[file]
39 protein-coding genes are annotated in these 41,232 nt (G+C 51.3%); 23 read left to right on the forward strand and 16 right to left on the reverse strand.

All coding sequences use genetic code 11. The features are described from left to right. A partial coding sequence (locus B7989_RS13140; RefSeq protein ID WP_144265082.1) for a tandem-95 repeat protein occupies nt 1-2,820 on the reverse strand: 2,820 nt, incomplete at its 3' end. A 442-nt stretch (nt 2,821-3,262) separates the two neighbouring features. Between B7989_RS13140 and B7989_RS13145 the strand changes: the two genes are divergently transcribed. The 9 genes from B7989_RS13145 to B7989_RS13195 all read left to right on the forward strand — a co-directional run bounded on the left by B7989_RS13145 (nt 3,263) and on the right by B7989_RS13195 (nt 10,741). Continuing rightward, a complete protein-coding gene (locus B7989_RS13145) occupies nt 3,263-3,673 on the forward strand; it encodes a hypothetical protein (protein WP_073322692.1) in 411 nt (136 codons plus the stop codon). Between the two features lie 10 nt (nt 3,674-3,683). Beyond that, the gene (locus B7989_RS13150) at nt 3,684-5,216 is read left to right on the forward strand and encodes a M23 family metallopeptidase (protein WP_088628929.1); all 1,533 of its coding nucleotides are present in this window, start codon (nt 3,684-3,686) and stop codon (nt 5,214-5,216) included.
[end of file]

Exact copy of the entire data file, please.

39 protein-coding genes are annotated in these 41,232 nt (G+C 51.3%); 23 read left to right on the forward strand and 16 right to left on the reverse strand.

All coding sequences use genetic code 11. The features are described from left to right. A partial coding sequence (locus B7989_RS13140; RefSeq protein ID WP_144265082.1) for a tandem-95 repeat protein occupies nt 1-2,820 on the reverse strand: 2,820 nt, incomplete at its 3' end. A 442-nt stretch (nt 2,821-3,262) separates the two neighbouring features. Between B7989_RS13140 and B7989_RS13145 the strand changes: the two genes are divergently transcribed. The 9 genes from B7989_RS13145 to B7989_RS13195 all read left to right on the forward strand — a co-directional run bounded on the left by B7989_RS13145 (nt 3,263) and on the right by B7989_RS13195 (nt 10,741). Continuing rightward, a complete protein-coding gene (locus B7989_RS13145) occupies nt 3,263-3,673 on the forward strand; it encodes a hypothetical protein (protein WP_073322692.1) in 411 nt (136 codons plus the stop codon). Between the two features lie 10 nt (nt 3,674-3,683). Beyond that, the gene (locus B7989_RS13150) at nt 3,684-5,216 is read left to right on the forward strand and encodes a M23 family metallopeptidase (protein WP_088628929.1); all 1,533 of its coding nucleotides are present in this window, start codon (nt 3,684-3,686) and stop codon (nt 5,214-5,216) included.